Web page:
I've been seeing them all over Clinton Hill/Bed-Stuy. It warms my heart to see them already getting vandalized.
That said, I'll probably give it a whirl.
@deepomega I too sneeze like I make love. A whole lot of buildup, then nothing.
@deepomega Losing his division.
New York City, scandal aside, will never, ever, ever, ever, ever, ever, ever elect a Mayor Weiner.
Some of us define "sensitive" as "horrendous topical allergies that require steroids and weird antihistamines you've never heard of to treat - and god forbid I should ever ingest one of the compounds I'm allergic to, because it would probably kill me." One time I had a reaction from a laundry product that was so bad I looked like the Toxic Avenger. I am not typical in this regard.
@millywaters Some of them were placed in the better classes, some of them weren't. The kid who bullied me the most, came from the projects, ended up at LaGuardia at the same time I did, and we became friends. So somehow he got the help he needed.
I guess I don't have an answer to your question. Other than that these kinds of biases are self-reinforcing. Once they become part of the dynamic, they're almost impossible to reverse. As someone who I'm assuming is a lifelong New Yorker, I'm sure you know how inextricably intertwined race and class are in this town. I don't know if it's ever going to get better.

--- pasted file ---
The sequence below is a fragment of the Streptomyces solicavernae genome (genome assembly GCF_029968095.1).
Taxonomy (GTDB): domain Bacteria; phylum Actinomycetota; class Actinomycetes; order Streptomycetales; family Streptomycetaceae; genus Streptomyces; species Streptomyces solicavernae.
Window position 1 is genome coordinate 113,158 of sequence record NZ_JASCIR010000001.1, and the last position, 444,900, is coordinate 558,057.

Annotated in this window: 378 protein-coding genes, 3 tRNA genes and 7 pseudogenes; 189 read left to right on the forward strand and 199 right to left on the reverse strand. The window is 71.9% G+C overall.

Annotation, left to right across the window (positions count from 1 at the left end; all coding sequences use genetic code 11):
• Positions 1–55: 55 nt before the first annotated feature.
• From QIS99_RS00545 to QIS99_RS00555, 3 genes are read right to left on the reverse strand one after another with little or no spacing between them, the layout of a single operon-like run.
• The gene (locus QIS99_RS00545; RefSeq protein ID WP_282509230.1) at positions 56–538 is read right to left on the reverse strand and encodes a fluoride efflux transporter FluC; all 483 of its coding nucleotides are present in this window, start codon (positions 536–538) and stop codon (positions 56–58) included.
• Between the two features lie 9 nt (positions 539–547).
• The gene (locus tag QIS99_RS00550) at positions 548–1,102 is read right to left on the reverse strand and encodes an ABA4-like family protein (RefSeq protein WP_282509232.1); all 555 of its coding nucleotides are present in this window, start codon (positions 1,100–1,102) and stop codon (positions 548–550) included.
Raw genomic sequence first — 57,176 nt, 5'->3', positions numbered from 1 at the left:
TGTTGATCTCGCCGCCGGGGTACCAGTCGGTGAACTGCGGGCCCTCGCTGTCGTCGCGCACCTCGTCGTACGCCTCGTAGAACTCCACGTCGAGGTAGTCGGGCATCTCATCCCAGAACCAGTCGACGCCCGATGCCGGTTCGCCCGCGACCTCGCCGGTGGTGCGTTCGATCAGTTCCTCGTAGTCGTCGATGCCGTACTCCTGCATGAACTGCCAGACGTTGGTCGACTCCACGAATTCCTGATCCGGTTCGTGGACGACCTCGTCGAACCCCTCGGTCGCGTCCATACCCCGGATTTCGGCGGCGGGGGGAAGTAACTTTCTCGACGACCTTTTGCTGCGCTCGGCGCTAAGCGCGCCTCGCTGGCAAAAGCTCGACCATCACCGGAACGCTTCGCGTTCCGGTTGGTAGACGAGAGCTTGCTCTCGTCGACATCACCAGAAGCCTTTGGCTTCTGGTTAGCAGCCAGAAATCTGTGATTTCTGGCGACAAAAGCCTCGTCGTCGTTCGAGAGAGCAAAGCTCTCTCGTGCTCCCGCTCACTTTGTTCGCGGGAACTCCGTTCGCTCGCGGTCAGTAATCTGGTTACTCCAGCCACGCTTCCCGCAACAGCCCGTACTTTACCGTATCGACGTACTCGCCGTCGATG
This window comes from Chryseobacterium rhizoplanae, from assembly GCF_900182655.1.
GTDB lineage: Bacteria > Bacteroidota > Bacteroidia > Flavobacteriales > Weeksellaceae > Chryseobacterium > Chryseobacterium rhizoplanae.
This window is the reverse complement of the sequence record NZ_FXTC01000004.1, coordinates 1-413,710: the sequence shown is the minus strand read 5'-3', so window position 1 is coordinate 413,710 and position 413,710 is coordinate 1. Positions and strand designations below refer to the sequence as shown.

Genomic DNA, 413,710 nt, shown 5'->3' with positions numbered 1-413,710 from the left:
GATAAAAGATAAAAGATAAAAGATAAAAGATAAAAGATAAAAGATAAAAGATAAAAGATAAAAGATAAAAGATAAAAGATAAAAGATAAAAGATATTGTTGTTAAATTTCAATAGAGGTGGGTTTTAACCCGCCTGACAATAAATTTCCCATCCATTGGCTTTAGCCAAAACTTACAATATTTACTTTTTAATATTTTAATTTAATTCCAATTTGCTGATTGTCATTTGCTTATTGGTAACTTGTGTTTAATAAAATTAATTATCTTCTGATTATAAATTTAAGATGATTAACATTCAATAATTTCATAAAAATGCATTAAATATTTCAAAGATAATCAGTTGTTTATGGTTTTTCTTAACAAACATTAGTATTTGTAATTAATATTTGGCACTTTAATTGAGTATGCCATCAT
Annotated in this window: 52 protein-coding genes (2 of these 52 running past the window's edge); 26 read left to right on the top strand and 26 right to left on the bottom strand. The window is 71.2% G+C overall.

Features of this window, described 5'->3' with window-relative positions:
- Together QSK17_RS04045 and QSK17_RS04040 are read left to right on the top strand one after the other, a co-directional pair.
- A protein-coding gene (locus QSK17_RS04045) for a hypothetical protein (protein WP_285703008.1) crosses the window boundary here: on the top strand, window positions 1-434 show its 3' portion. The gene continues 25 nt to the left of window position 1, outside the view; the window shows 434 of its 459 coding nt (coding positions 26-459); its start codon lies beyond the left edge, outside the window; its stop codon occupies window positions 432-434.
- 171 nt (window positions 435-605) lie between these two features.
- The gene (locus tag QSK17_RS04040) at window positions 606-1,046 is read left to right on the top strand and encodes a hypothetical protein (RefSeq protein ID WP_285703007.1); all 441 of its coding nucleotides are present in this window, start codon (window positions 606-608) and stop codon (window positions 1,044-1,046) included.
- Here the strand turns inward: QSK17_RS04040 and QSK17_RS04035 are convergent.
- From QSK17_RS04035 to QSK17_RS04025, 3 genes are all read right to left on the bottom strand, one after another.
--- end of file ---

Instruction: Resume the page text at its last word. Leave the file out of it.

As a product of the NYC public school system, and someone who benefited from the not-so-subtle bias inherent in the system, it's really difficult to talk about this objectively. However, I think I can illuminate a little of how this works in real life (as opposed to statistics).
When I was a kid, the white and asian students were steered to the top tier classes from the get-go, as much out of bias, as to keep them safe in heavily mixed schools. White and asian kids (myself included) were the targets of almost constant, and frequently violent bullying (I grew up in the same neighborhood and at the same time as Jonathan Lethem's brother Blake - the inspiration for Fortress). It's not that I was an especially gifted student, but the security concerns were real.
What would the alternative have been? Throw a kid like me in with the kids from the projects (the kids with single parent homes and very little income, or a generally chaotic home life) and have me go home with a bloody nose and black eyes every day? That happened enough as it was.
Fast forward 30+ years, and the story is still much the same. I assume that when there's a discretionary moment, the less disruptive students are separated from more disruptive students. The more disruptive students tend to come from more disadvantaged or unstable homes, which also, because of economic factors as well as institutional racism, tend to be black and latino.
The sole anecdote I have to support this is the one white kid who was in the lower-tier had really bad behavioral issues. They would periodically try to bump him up, but he got into fights constantly, so they'd move him back down.
Once that separation occurs, whatever the day-to-day issues are that cause it, it becomes very hard to reverse the trend.
@Gef the Talking Mongoose - Husbands and Wives. What was I thinking?!?
Old ad agency joke: He won an award at Cannes. Oh no, not the real Cannes, the fake Cannes - the one for advertising.